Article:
Katherine shared many lessons learned and how her feelings about stuttering evolved. She wrote, “I am not magically fixed as the curtain drops.” Did she find the answer she had always hoped for? She emphasized that she still isn’t “normal, whatever that means.” She still stuttered. Katherine compared the way her memories and experiences will stay with her to the way memories and experiences stay with an alcoholic or manic depressive. She also mentioned she still feels like the 7 year old version of herself in some ways.
Katherine revealed her thoughts, feelings, and overall change in attitude toward stuttering with strength and maturity. She described the “messiness” and the “gray areas of stuttering.” Katherine moved beyond the belief that her stutter is “something that happened” to her and a barrier that made her different than the rest of the world. She no longer equated happiness and fluency. She learned we are all in a “gray,” “messy,” “complicated world” with vulnerabilities that make us who we are. Katherine described “the power that our vulnerabilities hold over us” and the way she felt stuttering took control of her and took away so much from her. She explained it controlled her appearance, her language, every conversation, and every relationship. Katherine described stuttering as “breathless and painful and scary.” This pain was reflected when she shared she would not wish it on her worst enemy.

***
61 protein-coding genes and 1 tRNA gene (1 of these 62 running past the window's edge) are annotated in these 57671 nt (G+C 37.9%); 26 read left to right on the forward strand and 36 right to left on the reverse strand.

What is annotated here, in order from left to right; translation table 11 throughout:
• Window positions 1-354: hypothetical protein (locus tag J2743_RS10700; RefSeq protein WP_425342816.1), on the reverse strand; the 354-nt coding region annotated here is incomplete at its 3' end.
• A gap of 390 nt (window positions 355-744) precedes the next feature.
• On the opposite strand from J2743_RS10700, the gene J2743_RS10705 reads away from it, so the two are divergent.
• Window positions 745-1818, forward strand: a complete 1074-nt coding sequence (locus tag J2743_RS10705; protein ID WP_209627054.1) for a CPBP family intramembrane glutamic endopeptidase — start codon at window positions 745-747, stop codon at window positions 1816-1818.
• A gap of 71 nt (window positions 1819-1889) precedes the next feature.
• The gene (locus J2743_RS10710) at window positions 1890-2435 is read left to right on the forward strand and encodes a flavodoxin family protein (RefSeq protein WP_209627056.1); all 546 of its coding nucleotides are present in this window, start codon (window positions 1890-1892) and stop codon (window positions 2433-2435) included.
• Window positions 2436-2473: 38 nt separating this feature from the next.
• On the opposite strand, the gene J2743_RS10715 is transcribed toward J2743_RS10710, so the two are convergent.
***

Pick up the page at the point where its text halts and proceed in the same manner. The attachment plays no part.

Katherine learned by embracing our vulnerabilities, “they are totally dismembered.” In the end, she felt she would not be herself without her stutter. She no longer felt like she needed to change that about herself, as it caused her to achieve all she did and to develop many positive qualities. She no longer felt stuttering was an enemy to fight against. Katherine wrote, “It might be the best thing that ever happened to me.
In addition, stuttering gave Katherine strength, taught her about love, and taught her to fight the fear of change. She wrote, “We are all designed to be, in the words of Phil Schneider, ‘perfectly imperfect.’” Katherine felt it gave her more than it took from her. It gave her “a fighting instinct” that allowed her to know she would handle anytime life is expectedly not easy. Katherine ended the epilogue by emphasizing “it is our imperfections that ultimately make us beautiful,” and that “they are what give us our humanity and what bring us, finally, into focus.” I am so happy for Katherine in reaction to reading about the acceptance she achieved by the end of the book. I am impressed by the strength she revealed as she shared her thoughts about such an impactful aspect of who she is.
I reflected on the experiences and feelings of students while reading the epilogue. I thought about the impact of a 7-year-old’s experiences and feelings. I thought about how the experiences might stay with the individual in the way Katherine’s memories have stayed with her. Have any students said or done anything that reminded you of the experiences Katherine shared? How will you apply what you’ve learned in schools? What did you enjoy or want to be different about the ending of the book? What a great choice for book club! I hope everyone enjoyed it as much as I did.
Lauren Gillenwater, Greenwood Elementary